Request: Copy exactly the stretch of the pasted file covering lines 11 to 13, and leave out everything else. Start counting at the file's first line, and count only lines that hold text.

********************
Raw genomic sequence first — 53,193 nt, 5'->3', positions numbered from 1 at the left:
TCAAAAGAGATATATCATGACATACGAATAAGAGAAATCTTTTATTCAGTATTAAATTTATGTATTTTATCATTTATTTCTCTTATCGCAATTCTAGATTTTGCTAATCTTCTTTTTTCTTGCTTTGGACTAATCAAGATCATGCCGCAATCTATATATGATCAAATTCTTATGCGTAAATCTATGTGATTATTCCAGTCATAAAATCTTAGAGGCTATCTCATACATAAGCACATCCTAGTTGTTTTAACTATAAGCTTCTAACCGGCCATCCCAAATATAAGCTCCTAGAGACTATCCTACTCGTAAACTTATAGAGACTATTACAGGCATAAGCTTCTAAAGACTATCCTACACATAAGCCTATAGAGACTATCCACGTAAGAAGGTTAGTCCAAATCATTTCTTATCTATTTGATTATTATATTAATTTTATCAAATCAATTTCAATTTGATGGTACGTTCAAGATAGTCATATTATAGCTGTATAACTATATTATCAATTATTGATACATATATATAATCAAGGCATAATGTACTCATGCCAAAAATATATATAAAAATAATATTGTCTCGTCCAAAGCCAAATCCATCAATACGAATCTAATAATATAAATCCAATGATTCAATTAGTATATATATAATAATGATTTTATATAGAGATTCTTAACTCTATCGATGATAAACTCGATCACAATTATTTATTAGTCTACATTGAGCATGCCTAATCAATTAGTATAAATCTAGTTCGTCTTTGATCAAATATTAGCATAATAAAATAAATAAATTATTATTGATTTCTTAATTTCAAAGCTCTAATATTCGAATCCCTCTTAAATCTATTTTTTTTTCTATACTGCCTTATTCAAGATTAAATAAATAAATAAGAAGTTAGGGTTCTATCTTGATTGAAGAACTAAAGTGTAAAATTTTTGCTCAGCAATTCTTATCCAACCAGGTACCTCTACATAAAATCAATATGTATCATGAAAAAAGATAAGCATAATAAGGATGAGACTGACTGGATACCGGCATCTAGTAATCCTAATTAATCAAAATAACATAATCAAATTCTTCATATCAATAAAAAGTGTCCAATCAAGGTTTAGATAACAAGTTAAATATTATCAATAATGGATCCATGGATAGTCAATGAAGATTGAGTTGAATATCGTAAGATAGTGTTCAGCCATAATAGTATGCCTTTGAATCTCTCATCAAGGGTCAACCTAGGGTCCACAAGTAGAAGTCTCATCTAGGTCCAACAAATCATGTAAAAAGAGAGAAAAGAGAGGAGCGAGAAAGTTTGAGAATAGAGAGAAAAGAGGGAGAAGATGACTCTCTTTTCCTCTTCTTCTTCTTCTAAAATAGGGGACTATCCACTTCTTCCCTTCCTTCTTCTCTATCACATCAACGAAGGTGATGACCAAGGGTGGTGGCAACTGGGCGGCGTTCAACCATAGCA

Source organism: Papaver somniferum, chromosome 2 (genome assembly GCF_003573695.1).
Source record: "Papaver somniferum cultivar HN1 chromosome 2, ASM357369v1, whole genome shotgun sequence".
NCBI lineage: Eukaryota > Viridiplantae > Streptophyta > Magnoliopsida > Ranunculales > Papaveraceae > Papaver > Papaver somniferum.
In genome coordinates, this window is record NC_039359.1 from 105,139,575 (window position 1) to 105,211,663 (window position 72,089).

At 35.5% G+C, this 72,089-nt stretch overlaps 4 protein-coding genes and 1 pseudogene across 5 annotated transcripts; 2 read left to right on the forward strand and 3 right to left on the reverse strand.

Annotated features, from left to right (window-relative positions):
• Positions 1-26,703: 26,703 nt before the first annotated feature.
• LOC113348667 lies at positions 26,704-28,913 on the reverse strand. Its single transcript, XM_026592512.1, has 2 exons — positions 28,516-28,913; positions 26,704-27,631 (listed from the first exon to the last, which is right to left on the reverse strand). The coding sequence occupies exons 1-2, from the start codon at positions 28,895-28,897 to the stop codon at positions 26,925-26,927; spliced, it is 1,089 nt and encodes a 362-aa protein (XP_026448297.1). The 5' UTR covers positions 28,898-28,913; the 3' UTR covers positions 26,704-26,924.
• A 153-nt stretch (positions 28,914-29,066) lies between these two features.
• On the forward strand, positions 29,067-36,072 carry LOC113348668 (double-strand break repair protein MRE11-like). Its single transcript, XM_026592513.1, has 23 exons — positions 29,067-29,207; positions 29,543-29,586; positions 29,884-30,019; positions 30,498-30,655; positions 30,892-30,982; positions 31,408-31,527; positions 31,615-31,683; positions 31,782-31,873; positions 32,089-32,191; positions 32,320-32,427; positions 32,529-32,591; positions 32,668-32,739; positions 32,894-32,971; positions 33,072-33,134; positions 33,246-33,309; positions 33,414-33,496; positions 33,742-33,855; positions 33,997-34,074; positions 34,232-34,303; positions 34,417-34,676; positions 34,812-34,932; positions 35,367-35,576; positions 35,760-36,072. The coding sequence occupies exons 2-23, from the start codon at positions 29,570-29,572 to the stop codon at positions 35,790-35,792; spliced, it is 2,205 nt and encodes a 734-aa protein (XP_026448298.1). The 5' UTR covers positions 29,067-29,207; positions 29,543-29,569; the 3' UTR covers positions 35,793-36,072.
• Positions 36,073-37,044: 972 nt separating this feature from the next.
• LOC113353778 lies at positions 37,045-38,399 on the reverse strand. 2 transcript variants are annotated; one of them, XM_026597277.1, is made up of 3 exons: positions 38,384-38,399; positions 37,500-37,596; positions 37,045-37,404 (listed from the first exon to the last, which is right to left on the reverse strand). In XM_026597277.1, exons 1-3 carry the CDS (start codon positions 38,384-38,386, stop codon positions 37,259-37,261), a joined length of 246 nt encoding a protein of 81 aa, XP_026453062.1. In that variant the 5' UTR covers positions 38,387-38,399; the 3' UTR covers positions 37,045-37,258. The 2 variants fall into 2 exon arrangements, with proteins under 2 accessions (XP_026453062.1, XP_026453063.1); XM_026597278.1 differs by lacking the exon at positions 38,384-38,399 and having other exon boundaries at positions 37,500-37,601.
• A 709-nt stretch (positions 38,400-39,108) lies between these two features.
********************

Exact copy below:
• A 153-nt stretch (positions 28,914-29,066) lies between these two features.
• On the forward strand, positions 29,067-36,072 carry LOC113348668 (double-strand break repair protein MRE11-like). Its single transcript, XM_026592513.1, has 23 exons — positions 29,067-29,207; positions 29,543-29,586; positions 29,884-30,019; positions 30,498-30,655; positions 30,892-30,982; positions 31,408-31,527; positions 31,615-31,683; positions 31,782-31,873; positions 32,089-32,191; positions 32,320-32,427; positions 32,529-32,591; positions 32,668-32,739; positions 32,894-32,971; positions 33,072-33,134; positions 33,246-33,309; positions 33,414-33,496; positions 33,742-33,855; positions 33,997-34,074; positions 34,232-34,303; positions 34,417-34,676; positions 34,812-34,932; positions 35,367-35,576; positions 35,760-36,072. The coding sequence occupies exons 2-23, from the start codon at positions 29,570-29,572 to the stop codon at positions 35,790-35,792; spliced, it is 2,205 nt and encodes a 734-aa protein (XP_026448298.1). The 5' UTR covers positions 29,067-29,207; positions 29,543-29,569; the 3' UTR covers positions 35,793-36,072.
• Positions 36,073-37,044: 972 nt separating this feature from the next.